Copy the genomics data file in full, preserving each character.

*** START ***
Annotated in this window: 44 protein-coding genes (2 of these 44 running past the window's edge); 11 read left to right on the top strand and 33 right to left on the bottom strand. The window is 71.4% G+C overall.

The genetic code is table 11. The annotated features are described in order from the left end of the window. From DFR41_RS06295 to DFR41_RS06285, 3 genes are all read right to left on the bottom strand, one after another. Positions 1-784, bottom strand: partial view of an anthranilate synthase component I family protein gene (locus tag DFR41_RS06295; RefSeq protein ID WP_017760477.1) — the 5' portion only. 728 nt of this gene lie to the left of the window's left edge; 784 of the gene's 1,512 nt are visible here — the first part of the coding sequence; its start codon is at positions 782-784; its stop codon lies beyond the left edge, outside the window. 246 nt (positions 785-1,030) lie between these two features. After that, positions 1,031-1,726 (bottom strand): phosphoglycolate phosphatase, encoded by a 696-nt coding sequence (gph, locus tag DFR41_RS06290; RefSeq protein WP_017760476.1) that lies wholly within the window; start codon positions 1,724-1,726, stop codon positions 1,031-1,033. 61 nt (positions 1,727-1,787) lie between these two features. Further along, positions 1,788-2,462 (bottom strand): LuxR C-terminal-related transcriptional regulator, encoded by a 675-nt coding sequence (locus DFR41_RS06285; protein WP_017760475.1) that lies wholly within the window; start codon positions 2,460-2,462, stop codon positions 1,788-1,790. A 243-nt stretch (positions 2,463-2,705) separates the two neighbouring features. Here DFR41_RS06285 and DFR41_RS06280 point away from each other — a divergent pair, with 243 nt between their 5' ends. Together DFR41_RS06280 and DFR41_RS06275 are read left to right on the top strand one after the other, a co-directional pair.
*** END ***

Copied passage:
Annotated in this window: 44 protein-coding genes (2 of these 44 running past the window's edge); 11 read left to right on the top strand and 33 right to left on the bottom strand. The window is 71.4% G+C overall.

The genetic code is table 11. The annotated features are described in order from the left end of the window. From DFR41_RS06295 to DFR41_RS06285, 3 genes are all read right to left on the bottom strand, one after another. Positions 1-784, bottom strand: partial view of an anthranilate synthase component I family protein gene (locus tag DFR41_RS06295; RefSeq protein ID WP_017760477.1) — the 5' portion only. 728 nt of this gene lie to the left of the window's left edge; 784 of the gene's 1,512 nt are visible here — the first part of the coding sequence; its start codon is at positions 782-784; its stop codon lies beyond the left edge, outside the window. 246 nt (positions 785-1,030) lie between these two features. After that, positions 1,031-1,726 (bottom strand): phosphoglycolate phosphatase, encoded by a 696-nt coding sequence (gph, locus tag DFR41_RS06290; RefSeq protein WP_017760476.1) that lies wholly within the window; start codon positions 1,724-1,726, stop codon positions 1,031-1,033. 61 nt (positions 1,727-1,787) lie between these two features. Further along, positions 1,788-2,462 (bottom strand): LuxR C-terminal-related transcriptional regulator, encoded by a 675-nt coding sequence (locus DFR41_RS06285; protein WP_017760475.1) that lies wholly within the window; start codon positions 2,460-2,462, stop codon positions 1,788-1,790. A 243-nt stretch (positions 2,463-2,705) separates the two neighbouring features. Here DFR41_RS06285 and DFR41_RS06280 point away from each other — a divergent pair, with 243 nt between their 5' ends. Together DFR41_RS06280 and DFR41_RS06275 are read left to right on the top strand one after the other, a co-directional pair.